Smokers decreasing, but cost isn't main reason
Cost is among the top reasons people are quitting smoking as another hefty tax increase goes on tobacco, but health remains top of the list.
The first of four 10 percent annual tobacco tax increases came into force today and it's encouraging more people to give up, but only 11 percent of quitters cite cost as their reason.
Still, any encouragement to quit is welcomed by health campaigners.
"One of the major incentives for a lot of people to quit is the cost, so tax increases really support people to start thinking about their quitting journey," says Zoe Hawke, National Tobacco Control Advocacy Service.
For many, that journey traditionally starts today.
"In January we normally see a 100 to 200 percent increase in New Zealanders wanting to quit, partly motivated by that tax increase that's come into effect today, and other people setting New Year's resolutions," says Quitline CEO Andrew Slater.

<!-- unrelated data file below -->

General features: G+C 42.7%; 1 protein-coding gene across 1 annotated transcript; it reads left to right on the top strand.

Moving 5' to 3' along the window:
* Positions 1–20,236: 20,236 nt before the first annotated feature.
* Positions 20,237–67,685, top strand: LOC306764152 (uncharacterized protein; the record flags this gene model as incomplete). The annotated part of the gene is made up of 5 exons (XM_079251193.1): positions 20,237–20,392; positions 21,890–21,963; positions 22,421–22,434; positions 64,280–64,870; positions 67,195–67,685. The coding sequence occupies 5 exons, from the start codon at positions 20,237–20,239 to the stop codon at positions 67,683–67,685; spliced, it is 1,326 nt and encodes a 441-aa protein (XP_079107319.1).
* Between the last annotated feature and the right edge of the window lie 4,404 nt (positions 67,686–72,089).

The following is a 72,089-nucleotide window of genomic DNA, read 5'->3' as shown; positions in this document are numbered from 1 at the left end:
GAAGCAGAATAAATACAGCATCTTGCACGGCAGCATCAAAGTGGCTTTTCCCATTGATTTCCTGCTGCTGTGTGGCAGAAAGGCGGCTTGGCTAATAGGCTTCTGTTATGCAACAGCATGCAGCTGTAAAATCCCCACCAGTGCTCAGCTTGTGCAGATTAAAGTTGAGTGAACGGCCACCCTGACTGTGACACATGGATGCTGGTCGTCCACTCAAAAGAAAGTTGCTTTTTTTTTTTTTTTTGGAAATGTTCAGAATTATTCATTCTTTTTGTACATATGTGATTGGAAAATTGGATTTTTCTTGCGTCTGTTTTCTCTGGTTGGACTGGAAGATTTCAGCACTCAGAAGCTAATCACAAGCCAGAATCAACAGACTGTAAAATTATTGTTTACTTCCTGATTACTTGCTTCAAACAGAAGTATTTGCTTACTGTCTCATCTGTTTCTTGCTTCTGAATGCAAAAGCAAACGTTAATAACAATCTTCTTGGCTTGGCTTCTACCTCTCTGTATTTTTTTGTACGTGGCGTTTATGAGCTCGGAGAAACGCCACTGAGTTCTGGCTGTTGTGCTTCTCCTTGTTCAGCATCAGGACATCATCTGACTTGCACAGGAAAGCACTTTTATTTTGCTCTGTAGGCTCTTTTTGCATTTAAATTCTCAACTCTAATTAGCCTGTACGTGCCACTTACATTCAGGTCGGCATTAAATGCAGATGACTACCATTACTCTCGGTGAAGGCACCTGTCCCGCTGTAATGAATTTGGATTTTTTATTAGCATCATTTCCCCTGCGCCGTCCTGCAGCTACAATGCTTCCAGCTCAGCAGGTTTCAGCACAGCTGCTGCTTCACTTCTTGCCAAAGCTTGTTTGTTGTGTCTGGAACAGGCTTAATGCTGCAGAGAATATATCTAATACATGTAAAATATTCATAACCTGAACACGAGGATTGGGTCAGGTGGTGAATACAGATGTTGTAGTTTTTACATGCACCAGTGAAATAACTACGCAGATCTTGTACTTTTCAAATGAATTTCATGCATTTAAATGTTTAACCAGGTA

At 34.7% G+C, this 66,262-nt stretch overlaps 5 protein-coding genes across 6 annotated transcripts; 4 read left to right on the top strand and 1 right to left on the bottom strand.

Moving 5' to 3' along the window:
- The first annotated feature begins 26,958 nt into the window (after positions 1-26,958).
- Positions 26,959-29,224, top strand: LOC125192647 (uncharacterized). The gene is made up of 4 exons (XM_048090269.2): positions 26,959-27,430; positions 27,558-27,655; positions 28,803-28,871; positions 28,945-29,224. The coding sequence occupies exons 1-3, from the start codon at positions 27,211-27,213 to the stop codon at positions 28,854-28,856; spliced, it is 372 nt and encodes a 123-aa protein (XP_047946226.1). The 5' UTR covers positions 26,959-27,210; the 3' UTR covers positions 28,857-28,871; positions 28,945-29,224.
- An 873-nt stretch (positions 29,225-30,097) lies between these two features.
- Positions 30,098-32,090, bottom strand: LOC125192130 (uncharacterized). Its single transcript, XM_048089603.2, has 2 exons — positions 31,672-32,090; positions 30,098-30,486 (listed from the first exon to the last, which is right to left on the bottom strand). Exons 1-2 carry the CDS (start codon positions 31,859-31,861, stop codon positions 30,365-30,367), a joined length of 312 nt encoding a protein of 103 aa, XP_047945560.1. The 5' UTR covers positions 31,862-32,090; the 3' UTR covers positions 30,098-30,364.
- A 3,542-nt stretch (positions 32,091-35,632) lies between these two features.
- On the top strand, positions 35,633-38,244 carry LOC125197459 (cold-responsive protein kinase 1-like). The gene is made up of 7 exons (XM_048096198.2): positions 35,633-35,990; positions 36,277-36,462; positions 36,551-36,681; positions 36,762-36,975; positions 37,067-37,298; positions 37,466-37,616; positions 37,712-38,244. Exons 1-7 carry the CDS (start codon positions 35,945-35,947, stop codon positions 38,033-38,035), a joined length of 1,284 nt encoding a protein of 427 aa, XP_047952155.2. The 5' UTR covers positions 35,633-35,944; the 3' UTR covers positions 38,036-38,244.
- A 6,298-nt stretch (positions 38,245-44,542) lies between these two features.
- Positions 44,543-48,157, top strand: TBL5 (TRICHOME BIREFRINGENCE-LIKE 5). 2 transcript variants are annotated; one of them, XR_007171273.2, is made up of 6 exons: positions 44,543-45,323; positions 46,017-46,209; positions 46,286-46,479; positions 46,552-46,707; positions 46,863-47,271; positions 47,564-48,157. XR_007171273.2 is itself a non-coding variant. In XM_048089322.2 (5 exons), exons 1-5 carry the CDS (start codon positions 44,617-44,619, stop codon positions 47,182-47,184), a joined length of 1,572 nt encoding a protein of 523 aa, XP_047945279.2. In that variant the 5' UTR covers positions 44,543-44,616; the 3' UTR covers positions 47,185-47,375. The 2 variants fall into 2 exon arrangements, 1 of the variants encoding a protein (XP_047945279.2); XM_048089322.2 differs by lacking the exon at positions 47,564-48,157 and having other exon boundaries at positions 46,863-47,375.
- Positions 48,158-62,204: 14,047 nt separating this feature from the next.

The top reasons Kiwis gave up smoking in 2016 were as follows:
- For health (45 percent)
- For 'me' (13 percent)
- Cost (11 percent)
- Family (9 percent)
- Role model for kids (6 percent)
Smoking rates are steadily declining, burning down four percent over the past 10 years. But the biggest drop is in 15-17 year olds - falling from almost 16 to just 6 percent.
A good way bring down smoking rates is to discourage people from starting in the first place.